These booties from Cherub Shoes are easily one of my favorite gifts to give (and was a favorite to get when my daughter was a wee one). They are so perfect for those cold winter months and have the extra something that makes them special. Oh, and they are all an extra 20% off right now!
The New York Times Well Blog posted about a new research finding, published today in the Archives of Pediatrics and Adolescent Medicine, has found having a fan in baby’s room reduces the risk for SIDS by as much as 72 %! The proposed theory is that the fan prevents the baby from re-breathing in exhaled carbon dioxide. And while the fan doesn’t make the baby’s room cooler, it is important to keep the sleeping environment cool as this also reduces the risk for SIDS.
bassinet recall infant death simplicity 3 in 1 simplicity 4 in 1
An article in today’s Chicago Tribune reports that the Simplicity 4-in-1 and 3-in-1 co-sleepers have been implicated in two infant deaths, the most recent was last Thursday in Kansas. Though these bassinets have not yet been recalled, any parent with one should stop using it and discard it immediately. There appears to be a design flaw that allows the baby to slip through and become trapped.
A team of psychologists and graduate students at the New School are running a study about mother-infant attachment. The aim of this study is to learn more about children’s early relationship to their parents and their later psychological adjustment. They are interested in understanding parental care, child temperament, early child-parent communication, emotional bonding, and other factors associated with later adjustment.They are inviting 200 parent-child dyads into the study and will follow the children from early infancy through to age 5. You can find out more information about the New School University’s Mother-Child Attachment Research Project on their website. It appears that they are seeking expecting mothers and new mothers of 0-4 month olds.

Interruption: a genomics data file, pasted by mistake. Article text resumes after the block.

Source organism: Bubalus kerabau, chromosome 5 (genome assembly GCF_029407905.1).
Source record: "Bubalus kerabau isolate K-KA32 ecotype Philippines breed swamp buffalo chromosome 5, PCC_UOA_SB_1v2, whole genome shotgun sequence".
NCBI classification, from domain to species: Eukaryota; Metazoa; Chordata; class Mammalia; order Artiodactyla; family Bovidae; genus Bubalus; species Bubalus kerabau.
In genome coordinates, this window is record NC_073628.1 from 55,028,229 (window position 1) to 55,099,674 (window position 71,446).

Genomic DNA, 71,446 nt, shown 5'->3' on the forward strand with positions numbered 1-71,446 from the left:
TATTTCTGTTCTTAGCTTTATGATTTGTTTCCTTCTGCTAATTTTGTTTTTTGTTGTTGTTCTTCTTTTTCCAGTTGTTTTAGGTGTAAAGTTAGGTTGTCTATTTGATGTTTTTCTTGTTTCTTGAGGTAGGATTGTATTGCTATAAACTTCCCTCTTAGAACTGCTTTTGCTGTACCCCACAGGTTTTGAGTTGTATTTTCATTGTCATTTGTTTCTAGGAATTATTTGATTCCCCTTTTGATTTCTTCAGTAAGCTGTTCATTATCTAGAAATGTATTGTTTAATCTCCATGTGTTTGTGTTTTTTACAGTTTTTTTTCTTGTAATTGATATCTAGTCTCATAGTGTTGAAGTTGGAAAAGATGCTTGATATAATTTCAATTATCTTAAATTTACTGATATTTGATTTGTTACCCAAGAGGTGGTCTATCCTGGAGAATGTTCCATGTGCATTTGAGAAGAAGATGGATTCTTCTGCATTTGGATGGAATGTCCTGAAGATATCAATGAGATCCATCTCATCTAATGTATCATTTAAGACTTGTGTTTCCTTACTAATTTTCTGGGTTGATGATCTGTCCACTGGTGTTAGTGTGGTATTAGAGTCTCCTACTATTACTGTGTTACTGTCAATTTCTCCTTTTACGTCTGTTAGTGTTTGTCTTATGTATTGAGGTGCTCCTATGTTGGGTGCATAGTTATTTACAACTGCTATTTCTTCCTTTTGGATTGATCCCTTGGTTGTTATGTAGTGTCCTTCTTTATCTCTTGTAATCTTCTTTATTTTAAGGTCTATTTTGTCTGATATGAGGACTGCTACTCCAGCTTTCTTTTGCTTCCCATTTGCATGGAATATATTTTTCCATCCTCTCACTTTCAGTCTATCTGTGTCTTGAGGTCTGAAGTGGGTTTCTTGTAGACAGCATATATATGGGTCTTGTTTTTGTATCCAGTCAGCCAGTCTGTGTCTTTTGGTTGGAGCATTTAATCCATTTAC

If you have this product – throw it away. If you are using it, stop immediately. A friend and new mother shared the May 29, 2008 post from the FDA informing consumers to neither use nor purchase Mommy’s Bliss Nipple Cream. Here is what the FDA said:
The product contains potentially harmful ingredients that may cause respiratory distress or vomiting and diarrhea in infants. The product is promoted to nursing mothers to help soothe and heal dry or cracked nipples. Potentially harmful ingredients in the product are chlorphenesin and phenoxyethanol. Chlorphenesin relaxes skeletal muscle and can depress the central nervous system and cause slow or shallow breathing in infants. Phenoxyenthanol, a preservative that is primarily used in cosmetics and medications, can also depress the central nervous system and may cause vomiting and diarrhea, which can lead to dehydration in infants. Mothers and caregivers should seek immediate medical attention if their child shows signs and symptoms of decreases in appetite, difficulty in awakening, limpness of extremities or a decrease in an infant’s strength of grip and a change in skin color.